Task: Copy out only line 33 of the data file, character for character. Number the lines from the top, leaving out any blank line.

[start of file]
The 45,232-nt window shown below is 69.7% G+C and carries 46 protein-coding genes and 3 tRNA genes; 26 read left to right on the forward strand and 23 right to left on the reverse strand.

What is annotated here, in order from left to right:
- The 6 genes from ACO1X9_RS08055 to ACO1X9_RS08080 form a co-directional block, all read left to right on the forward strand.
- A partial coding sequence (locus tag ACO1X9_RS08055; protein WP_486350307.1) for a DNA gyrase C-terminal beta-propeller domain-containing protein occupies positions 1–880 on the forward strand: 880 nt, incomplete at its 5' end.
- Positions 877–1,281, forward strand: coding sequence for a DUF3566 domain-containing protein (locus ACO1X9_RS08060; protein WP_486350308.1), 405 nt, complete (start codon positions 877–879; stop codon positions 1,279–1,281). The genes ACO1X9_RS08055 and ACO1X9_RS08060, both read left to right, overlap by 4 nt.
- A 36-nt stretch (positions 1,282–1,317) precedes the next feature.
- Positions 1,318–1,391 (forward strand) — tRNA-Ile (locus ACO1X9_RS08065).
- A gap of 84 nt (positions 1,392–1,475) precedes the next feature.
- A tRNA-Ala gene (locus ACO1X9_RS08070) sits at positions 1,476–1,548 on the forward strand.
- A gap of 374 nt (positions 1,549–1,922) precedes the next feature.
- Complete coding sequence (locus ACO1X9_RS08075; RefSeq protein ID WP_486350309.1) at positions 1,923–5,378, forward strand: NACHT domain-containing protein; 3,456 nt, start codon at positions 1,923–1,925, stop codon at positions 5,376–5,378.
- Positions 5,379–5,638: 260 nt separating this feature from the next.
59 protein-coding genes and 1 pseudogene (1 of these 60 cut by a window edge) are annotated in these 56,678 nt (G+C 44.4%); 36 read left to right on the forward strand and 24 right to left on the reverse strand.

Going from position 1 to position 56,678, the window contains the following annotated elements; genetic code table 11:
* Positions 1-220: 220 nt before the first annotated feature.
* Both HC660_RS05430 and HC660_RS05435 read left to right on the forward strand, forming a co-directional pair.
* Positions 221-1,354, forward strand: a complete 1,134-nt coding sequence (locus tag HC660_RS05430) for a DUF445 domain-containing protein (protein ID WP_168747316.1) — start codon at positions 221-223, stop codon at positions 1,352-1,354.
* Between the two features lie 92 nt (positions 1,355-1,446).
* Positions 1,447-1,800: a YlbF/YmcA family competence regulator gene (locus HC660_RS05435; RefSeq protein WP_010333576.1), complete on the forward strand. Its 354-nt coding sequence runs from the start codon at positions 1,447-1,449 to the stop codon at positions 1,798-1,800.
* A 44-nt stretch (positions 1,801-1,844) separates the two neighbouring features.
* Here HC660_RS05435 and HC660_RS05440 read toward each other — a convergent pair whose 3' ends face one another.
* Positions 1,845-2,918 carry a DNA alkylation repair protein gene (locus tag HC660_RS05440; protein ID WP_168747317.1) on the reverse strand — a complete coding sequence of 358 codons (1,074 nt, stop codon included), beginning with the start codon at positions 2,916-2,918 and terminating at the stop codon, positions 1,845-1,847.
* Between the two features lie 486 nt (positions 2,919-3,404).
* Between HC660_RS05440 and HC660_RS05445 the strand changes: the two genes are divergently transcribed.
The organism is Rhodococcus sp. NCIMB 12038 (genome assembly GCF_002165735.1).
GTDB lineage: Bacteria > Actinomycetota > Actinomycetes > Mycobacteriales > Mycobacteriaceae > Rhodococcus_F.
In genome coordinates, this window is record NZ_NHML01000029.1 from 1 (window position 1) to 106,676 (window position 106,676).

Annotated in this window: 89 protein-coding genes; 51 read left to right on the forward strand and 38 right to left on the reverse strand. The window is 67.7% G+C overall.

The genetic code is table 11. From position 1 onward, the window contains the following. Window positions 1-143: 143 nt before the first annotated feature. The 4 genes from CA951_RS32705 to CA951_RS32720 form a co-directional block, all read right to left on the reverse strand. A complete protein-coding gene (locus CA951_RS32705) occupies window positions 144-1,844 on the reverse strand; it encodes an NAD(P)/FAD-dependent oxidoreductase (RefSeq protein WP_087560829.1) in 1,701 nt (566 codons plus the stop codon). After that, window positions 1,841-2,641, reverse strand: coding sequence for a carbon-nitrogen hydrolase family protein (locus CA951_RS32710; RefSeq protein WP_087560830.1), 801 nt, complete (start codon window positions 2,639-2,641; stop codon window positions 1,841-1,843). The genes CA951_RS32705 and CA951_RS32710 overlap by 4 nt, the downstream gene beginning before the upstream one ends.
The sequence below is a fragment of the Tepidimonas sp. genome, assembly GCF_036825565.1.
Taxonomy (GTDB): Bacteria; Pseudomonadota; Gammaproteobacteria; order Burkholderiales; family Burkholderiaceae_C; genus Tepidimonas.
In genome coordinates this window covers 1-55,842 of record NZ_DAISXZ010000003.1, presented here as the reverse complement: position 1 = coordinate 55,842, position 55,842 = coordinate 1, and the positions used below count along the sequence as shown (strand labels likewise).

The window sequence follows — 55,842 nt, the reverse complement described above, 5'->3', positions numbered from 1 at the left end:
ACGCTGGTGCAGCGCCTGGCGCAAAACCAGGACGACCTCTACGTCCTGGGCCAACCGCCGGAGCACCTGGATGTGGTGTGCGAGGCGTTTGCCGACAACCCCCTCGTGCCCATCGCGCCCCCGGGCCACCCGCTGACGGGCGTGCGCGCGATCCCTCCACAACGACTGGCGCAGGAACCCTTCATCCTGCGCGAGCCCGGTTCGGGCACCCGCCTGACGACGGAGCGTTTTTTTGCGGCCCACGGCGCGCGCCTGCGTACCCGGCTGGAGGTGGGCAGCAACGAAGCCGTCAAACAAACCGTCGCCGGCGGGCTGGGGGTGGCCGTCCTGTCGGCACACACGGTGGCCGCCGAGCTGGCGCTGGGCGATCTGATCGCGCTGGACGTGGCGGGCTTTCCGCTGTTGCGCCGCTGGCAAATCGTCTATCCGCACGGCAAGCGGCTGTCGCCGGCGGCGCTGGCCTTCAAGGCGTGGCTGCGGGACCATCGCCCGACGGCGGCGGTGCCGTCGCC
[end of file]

The window sequence follows — 55,842 nt, the reverse complement described above, 5'->3', positions numbered from 1 at the left end: